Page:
German diva lashes out at Sony Classical label

German diva lashes out at Sony Classical label


norman lebrecht

December 10, 2020

The German coloratura soprano Simone Kermes has abandoned record labels and shifted her output to Bandcamp. She tells Munich’s Abendzeitung:


I had an exclusive contract for ten years. The record company pays the recording and you get a small fee. You have to recoup the album costs through sales, only then do you earn a small share. So if an album doesn’t sell extremely well, you see: Nothing!

With the record company I did everything myself: ideas, song selection, cover. I also wrote the booklet, I was exhausted, it was never paid for. For the last CD “Inferno Paradiso” I also did the advertising myself, I got a promotion agency that was paid every month. I considered doing “Eternity” again through the record company, but the offer was too bad. I wouldn’t even have got my money back. So I said: I’ll try it myself. And that’s how you keep the rights to the recordings.

Read on here.



  • A.L. says:

    She should have named her last CD “L’inferno nel circo”. For that is exactly what you get.

  • JOWO says:

    Ms Kermes was lucky that her record company paid the recording costs – and a personal recording fee of any size – for so long. Most artists have for at least 10 years been used to fundraising their own recording costs, and waiving any personal remuneration to keep the fundraising target down. It’s also hard to sob at the notions that she had to have her own ideas or select her own songs… and as for the booklet (note), most singers can write a three-screen Facebook note in 30 minutes flat. What *is* worth reading here is the statement that the record company are no longer even offering PR. This is true: many artists are indeed now paying PR agents out of their own pockets to do this job, and it reflects very poorly on the labels who effectively option artistic output and its revenue streams without putting anything into it – “silent partners” indeed. Ms Kermes is right to leave this kind of relationship.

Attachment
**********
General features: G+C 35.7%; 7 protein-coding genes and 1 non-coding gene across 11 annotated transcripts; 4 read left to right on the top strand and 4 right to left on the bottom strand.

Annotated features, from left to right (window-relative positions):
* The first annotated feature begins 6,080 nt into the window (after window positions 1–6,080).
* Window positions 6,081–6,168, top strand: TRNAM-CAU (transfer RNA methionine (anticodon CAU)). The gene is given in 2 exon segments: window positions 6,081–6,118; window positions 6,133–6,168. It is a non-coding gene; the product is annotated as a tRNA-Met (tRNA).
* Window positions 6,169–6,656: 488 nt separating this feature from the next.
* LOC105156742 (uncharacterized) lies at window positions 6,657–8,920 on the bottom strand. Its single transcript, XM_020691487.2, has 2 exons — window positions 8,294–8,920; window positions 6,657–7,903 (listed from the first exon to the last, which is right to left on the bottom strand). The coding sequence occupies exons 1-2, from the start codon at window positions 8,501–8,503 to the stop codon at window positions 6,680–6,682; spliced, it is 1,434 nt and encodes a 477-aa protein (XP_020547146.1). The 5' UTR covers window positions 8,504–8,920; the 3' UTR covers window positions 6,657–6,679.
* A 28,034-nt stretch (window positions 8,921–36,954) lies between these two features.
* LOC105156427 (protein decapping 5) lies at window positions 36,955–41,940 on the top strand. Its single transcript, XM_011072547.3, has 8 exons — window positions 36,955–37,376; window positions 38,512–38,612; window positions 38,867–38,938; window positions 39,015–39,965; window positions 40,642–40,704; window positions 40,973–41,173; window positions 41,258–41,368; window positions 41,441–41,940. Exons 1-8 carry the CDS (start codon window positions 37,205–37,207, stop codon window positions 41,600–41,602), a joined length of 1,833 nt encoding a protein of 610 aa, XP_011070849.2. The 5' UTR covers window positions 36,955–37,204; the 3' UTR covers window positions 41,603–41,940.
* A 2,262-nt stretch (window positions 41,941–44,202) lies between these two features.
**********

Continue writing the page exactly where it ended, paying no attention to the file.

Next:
• Edgar Self says:

    Renee Fleming has told how she waited ten years after she began making records before she had any income from them. Caruso was smarter, demanding 100 British pounds, which Fred Gaisberg paid him from his own pocket, before making the records his company had forbidden, which then made them millions.

  • David K. Nelson says:

    I cannot comment on this artist’s experience with Sony Classical but when I was a reviewer and interviewer (starting in the 1980s and continuing for 15 years or so) Sony Classical was probably the best label in terms of constant PR for their artists. If you were on their mailing list there was lots of information about new releases and artists. Thick envelopes filled with clippings of recent concert reviews, glossy photos, now and then a CD not for review purposes (the publisher decided that) but just information. They were particularly attentive if you were interviewing one of their artists, as I did with Midori, Cho-Liang Lin, and others; the Sony Classical staff would work hard to make sure there was common agreement on where and when and how long the interview could last, that kind of stuff. Many labels were helpful but Sony was the most; they seemed to have a large staff of people whose job it was to promote artists and their recordings. And I suspect it is all changed.